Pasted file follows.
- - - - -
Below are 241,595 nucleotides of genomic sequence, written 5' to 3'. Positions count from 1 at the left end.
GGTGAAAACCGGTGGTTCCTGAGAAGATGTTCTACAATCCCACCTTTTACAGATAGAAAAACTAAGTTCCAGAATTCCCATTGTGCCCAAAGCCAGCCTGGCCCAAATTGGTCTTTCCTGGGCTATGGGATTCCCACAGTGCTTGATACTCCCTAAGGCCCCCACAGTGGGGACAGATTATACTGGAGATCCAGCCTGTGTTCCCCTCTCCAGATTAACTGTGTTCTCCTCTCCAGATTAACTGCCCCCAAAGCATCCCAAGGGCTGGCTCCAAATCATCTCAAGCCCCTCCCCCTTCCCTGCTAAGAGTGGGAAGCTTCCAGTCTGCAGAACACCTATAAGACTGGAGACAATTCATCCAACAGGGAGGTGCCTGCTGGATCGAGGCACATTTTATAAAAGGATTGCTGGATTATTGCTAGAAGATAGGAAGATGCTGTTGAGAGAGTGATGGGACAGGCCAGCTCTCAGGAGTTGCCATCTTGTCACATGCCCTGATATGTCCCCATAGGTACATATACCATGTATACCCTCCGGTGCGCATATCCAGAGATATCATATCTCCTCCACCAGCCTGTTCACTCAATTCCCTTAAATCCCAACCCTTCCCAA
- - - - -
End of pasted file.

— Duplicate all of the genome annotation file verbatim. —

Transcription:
Below are 241,595 nucleotides of genomic sequence, written 5' to 3'. Positions count from 1 at the left end.
GGTGAAAACCGGTGGTTCCTGAGAAGATGTTCTACAATCCCACCTTTTACAGATAGAAAAACTAAGTTCCAGAATTCCCATTGTGCCCAAAGCCAGCCTGGCCCAAATTGGTCTTTCCTGGGCTATGGGATTCCCACAGTGCTTGATACTCCCTAAGGCCCCCACAGTGGGGACAGATTATACTGGAGATCCAGCCTGTGTTCCCCTCTCCAGATTAACTGTGTTCTCCTCTCCAGATTAACTGCCCCCAAAGCATCCCAAGGGCTGGCTCCAAATCATCTCAAGCCCCTCCCCCTTCCCTGCTAAGAGTGGGAAGCTTCCAGTCTGCAGAACACCTATAAGACTGGAGACAATTCATCCAACAGGGAGGTGCCTGCTGGATCGAGGCACATTTTATAAAAGGATTGCTGGATTATTGCTAGAAGATAGGAAGATGCTGTTGAGAGAGTGATGGGACAGGCCAGCTCTCAGGAGTTGCCATCTTGTCACATGCCCTGATATGTCCCCATAGGTACATATACCATGTATACCCTCCGGTGCGCATATCCAGAGATATCATATCTCCTCCACCAGCCTGTTCACTCAATTCCCTTAAATCCCAACCCTTCCCAA